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question for you candians


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#1 Takn4aFool

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Posted 04 March 2012 - 04:07 PM

i know you guys are on the metric system up there but does that also apply to land measurements? the reason i ask is because whenever i go across Canada i see land for sale by the acre, is that advertised in
U.S. acres or is that hectacres? which if i'm not mistaken is equal to 2.5 U.S.acres. (actually it's 2.47)





#2 Takn4aFool

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Posted 04 March 2012 - 04:09 PM

i dont know what happened to my title in other post, should be a question for the Canadians

#3 jschotsm

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Posted 04 March 2012 - 04:18 PM

Still sold in acres, surveying done in acres and ha. and the 2.5 acres/ha is a pretty easy conversion for ball park figures for farmin. :)

#4 IH Steve

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Posted 04 March 2012 - 04:52 PM

We have a complete hodgepodge of measurement here. Litres per acre or gallons per acre that might be US gallons (3.78 litres I think) or Canadian gallons (4.54 litres), sometimes labels are in pure metric, sometimes a mixture. Machine shop measurement sometimes in thousands of inches, sometimes in tenths of a millimetre, you name it we have it, a real potential for screw ups. Add in tons (2000lbs) and tonnes (1000kg or 2205 lbs, pronounced tones to keep it straight) and you have all kinds of issues that can make a real mess. You have to be so careful doing conversions. But yes land seems to always be sold in acres. By the price you just wish it was a hectare!

#5 George 2

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Posted 04 March 2012 - 05:00 PM

While Canada is officially metric, much of commerce is still in the Imperial system. Land is still acres, corn, wheat, and soybeans are still sold by the bushel. Go to any hardware store and metric fasteners are not common. Most bolts are in inch size and if you want metric, you pay a lot extra for them. The thermostat in my new house is in Farhenheit degrees. The instrumentation in my car is digital and can be set to whatever measurement you want. I have the HVAC set in Fahrenheit, speedometer in both English and metric. My gut feel is Canada is less metric today than it was 15 years ago. And I am happy with that. Actually anything that repudiates what that scumbag Trudeau did is good with me.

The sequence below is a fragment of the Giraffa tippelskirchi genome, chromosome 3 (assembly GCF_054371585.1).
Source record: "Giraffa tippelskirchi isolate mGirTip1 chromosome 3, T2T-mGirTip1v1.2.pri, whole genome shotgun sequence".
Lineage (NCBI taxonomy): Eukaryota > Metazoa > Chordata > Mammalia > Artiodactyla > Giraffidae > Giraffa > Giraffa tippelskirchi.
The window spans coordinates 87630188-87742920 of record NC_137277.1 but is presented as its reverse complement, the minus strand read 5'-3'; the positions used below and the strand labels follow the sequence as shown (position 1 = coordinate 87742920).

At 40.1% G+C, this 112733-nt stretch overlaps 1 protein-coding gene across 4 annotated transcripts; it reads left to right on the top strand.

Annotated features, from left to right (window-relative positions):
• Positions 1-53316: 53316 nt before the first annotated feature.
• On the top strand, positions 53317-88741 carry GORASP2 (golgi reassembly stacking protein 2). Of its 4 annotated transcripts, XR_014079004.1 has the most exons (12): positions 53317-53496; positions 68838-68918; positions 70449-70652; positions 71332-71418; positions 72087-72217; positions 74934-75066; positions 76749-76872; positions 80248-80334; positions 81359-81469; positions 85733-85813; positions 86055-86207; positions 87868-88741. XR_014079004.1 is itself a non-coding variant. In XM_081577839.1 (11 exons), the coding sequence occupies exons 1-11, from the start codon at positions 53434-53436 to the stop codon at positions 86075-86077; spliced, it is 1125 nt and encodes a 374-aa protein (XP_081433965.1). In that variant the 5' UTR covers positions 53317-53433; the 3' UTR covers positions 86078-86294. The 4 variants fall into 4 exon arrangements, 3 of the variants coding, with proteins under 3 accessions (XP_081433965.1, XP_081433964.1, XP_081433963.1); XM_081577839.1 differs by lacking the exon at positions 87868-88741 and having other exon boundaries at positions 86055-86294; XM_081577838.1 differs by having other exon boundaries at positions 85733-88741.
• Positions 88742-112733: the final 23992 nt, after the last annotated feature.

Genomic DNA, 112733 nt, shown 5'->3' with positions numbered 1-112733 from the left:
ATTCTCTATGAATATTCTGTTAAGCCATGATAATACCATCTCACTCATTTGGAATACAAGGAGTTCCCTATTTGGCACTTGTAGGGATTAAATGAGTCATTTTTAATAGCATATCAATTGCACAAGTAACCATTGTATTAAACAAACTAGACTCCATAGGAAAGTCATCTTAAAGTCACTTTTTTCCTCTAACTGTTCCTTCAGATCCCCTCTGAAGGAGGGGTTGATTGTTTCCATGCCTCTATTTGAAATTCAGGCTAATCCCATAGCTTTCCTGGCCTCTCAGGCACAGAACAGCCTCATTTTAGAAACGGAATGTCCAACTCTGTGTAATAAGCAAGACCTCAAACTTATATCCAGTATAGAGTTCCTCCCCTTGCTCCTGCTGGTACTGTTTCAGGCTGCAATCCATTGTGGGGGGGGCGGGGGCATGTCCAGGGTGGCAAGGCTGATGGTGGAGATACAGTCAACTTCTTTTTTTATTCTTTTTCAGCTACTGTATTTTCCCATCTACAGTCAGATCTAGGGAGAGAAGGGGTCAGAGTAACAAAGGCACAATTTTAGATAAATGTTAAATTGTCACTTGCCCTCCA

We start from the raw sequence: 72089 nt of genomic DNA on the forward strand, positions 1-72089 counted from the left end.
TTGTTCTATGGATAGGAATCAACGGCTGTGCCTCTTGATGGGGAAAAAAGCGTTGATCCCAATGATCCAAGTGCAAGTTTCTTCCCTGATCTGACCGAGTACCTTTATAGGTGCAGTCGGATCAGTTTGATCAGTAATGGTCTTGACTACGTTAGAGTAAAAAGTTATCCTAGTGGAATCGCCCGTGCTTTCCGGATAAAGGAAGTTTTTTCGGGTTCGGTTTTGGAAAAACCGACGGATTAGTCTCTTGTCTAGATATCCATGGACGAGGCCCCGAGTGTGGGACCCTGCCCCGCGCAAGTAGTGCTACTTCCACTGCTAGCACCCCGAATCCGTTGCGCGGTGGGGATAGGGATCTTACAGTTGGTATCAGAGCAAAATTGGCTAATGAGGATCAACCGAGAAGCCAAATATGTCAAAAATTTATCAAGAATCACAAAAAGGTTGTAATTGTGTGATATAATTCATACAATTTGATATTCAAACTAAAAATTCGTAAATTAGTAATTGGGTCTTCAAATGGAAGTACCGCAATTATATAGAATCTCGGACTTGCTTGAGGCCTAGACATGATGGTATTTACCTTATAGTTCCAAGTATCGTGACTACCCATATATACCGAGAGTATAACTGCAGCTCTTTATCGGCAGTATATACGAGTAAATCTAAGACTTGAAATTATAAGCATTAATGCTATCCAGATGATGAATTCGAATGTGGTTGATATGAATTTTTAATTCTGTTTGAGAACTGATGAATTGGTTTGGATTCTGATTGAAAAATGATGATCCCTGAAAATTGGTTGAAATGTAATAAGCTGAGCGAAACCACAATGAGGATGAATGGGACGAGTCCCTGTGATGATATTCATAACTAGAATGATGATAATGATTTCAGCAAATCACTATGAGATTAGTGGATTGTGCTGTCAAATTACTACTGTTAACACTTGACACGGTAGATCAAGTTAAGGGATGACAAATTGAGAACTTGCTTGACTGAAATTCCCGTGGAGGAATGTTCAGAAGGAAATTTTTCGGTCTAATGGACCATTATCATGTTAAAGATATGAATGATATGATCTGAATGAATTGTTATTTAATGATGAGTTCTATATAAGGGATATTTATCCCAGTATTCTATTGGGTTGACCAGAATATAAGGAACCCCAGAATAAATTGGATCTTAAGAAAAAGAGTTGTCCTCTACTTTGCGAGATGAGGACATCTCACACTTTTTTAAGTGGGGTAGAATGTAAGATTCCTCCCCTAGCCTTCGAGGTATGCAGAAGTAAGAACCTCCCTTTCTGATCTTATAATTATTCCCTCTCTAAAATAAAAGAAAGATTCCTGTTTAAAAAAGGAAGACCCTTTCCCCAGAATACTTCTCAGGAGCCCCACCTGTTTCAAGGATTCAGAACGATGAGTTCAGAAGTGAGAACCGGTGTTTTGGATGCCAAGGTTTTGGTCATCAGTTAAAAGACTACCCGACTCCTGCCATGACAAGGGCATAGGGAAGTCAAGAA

#6 Loadstar

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Posted 04 March 2012 - 06:37 PM

While Canada is officially metric, much of commerce is still in the Imperial system. Land is still acres, corn, wheat, and soybeans are still sold by the bushel. Go to any hardware store and metric fasteners are not common. Most bolts are in inch size and if you want metric, you pay a lot extra for them. The thermostat in my new house is in Farhenheit degrees. The instrumentation in my car is digital and can be set to whatever measurement you want. I have the HVAC set in Fahrenheit, speedometer in both English and metric. My gut feel is Canada is less metric today than it was 15 years ago. And I am happy with that. Actually anything that repudiates what that scumbag Trudeau did is good with me.


I hope you are right George. I have been resisting this foreign system of measures that was imposed on us over 40 years ago. I've had to become partially bi-lingual to function though.
Our saving grace on land measurement is that the country was all surveyed using the imperial system many years ago. A section (640 acres) is a mile square, not 1. something kilometres. Crossroads are a mile apart east and west, 2 miles apart North and South. I don't think the govt. is going to re-measure and cut up the land into nice round numbered metric blocks, plus re-locate all the roads just to make us fully metrified.
Eventually us old "imperial system dinosaurs" will die off and the younger generations that have been brain washed from birth in the metric system will make the change over complete.

#7 Tripp

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Posted 04 March 2012 - 07:13 PM

I think between Steve IH and George2 you pretty much have your answer!

40 years ago the government of the day wanted to do more business with Europe, etc so in came the metric system. About 20 years ago the government of the day saw that closer ties to the US was the way to go, so NAFTA was born.........and the real mixed bag we have today!

#8 Owen Aaland

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Posted 05 March 2012 - 04:37 PM

The USA was going to be completely converted to the metric system by 1975. The Federal government may have made the change but it didn't get too far in the rest of the country.



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